In a city weeks after the snow filthy chunks of ice remain in the streets, in gutters and on freeway verges. Cars that have been parked for a number of months drive away leaving holes in the ice. There’s a desperate feeling of weight, the simultaneous heaviness and lightness of opening a large stone door and finding it light as plywood; of taking the last step and finding none there.

The sculptures that make up Charles Robb’s Loss Control II summon something of this same strangeness – an awareness of one’s own body and the objects that make up our surroundings.

Conceived as a continuation of Robb’s ongoing investigation into self-portraiture and cast in a muted palette of greys and ivory, the works are arranged in a series of tableaux conveying the ‘strange slippages’ between conscious and incidental forms: the hidden order of the world.

In this collection there are two self-portraits. Two loose heads. Both shrouded by something, features partly obscured, and fashioned in matte off-white. In Pleurant, slightly miniaturised, a man with cloth pulled over his eyes is both sad – the weeping figure and a little menacing. There is a senseagain of the hyperawareness of having a body, of the weight of a body, of anxiety and uncertainty. Which way from here.The world feels temporary and loosely tied together. Self-portraits may be the oldest and yet most contemporary thing: simply looking at yourself. Looking at yourself for so long that the image quits and you are just pixels or pieces of dust caught by the light. Looking at yourself until hair sprouts from nose and ears and chin and eventually hides your features entirely.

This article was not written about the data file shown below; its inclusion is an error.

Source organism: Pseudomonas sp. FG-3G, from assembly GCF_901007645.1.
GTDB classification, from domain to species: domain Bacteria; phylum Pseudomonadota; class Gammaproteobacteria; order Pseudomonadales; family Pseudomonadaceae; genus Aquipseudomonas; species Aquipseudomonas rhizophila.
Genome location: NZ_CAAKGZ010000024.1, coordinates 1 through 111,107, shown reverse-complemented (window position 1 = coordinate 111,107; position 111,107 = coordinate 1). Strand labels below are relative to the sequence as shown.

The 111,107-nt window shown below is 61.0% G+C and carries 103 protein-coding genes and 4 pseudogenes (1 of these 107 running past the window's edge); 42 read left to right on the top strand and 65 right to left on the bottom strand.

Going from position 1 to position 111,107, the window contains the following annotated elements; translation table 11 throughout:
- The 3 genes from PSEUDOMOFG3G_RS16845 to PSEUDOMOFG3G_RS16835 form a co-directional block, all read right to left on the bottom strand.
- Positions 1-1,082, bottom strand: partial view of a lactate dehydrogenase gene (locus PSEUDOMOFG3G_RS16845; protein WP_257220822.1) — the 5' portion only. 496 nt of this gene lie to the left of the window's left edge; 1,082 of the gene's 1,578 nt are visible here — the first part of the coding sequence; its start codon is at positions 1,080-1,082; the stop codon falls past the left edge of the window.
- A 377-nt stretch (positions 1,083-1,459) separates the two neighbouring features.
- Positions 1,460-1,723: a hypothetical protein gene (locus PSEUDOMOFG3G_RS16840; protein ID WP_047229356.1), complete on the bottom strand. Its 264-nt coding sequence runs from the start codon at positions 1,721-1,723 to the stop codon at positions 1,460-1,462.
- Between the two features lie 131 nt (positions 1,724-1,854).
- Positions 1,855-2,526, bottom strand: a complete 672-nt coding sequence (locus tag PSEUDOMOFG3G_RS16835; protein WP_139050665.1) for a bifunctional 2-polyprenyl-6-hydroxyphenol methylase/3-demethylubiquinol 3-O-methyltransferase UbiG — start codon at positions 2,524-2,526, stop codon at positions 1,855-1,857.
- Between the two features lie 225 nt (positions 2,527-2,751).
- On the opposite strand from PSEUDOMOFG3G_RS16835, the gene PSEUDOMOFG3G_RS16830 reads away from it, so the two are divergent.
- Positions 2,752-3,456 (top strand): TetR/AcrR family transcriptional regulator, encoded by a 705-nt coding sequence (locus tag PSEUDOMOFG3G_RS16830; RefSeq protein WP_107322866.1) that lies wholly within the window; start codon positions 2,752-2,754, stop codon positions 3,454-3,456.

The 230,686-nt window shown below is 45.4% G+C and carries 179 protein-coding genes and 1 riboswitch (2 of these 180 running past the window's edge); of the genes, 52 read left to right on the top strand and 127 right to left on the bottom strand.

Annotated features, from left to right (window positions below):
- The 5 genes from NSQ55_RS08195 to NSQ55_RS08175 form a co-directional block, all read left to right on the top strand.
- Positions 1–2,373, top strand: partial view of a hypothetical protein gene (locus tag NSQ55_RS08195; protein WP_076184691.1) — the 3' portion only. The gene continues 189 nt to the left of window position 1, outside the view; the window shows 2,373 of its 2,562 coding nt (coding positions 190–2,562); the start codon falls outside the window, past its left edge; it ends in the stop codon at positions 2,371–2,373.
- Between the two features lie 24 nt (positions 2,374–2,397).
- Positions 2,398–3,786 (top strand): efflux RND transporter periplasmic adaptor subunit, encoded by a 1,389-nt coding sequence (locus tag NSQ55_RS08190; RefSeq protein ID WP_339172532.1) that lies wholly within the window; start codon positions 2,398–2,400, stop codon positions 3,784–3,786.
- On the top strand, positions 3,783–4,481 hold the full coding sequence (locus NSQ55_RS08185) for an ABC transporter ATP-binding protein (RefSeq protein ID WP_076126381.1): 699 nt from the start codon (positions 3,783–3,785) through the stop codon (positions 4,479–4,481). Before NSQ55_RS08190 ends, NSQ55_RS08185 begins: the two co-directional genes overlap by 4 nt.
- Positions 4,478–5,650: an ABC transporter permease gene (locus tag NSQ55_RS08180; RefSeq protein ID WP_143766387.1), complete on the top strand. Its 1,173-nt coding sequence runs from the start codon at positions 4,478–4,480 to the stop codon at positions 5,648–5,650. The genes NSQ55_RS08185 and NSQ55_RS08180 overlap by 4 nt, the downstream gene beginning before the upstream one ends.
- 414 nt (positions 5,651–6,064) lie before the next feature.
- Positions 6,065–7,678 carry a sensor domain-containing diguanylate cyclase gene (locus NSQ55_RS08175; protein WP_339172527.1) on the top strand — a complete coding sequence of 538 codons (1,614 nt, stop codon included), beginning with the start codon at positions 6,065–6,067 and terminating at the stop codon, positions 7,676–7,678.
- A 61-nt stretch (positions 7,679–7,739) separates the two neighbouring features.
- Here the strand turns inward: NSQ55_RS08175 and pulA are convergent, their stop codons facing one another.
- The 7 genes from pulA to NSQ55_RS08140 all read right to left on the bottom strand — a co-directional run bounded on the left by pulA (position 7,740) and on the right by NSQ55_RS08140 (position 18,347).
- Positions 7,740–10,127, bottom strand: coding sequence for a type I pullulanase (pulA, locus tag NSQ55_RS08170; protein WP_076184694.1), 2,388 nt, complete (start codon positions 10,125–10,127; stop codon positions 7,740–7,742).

This is the story implicit in the other figurative work, titled Primitive Accumulation, where something like a forgotten bust of Neptune lies sideways on a plinth overgrown with hair, marking an equivalence between the movements of the body and the movements of nature: growth, decay, and stasis.

Around the back of the museum at Pompeii they keep some of the bodies – less perfect specimens, perhaps, or simply spares – stored frozen in their dying pose. They lie horizontal, placed roughly in dusty vitrines like too-large fish in the bottom of an abandoned tank. The queasiness of this mute statuary, left behind in a kind of tool shed, announces a sublime anxiousness that is also present in these works.

Self-portraiture acts as an acknowledgement of the quiet chaos of the world, of the un-monumental and the extraordinary quality of dailiness. In this hierarchy the head is a subject or – and – an object, eyes obscured or staring into some other plane. Robb’s textured surfaces suggest the lumpy interior of a country or the surface of a body, soft and hard and slow.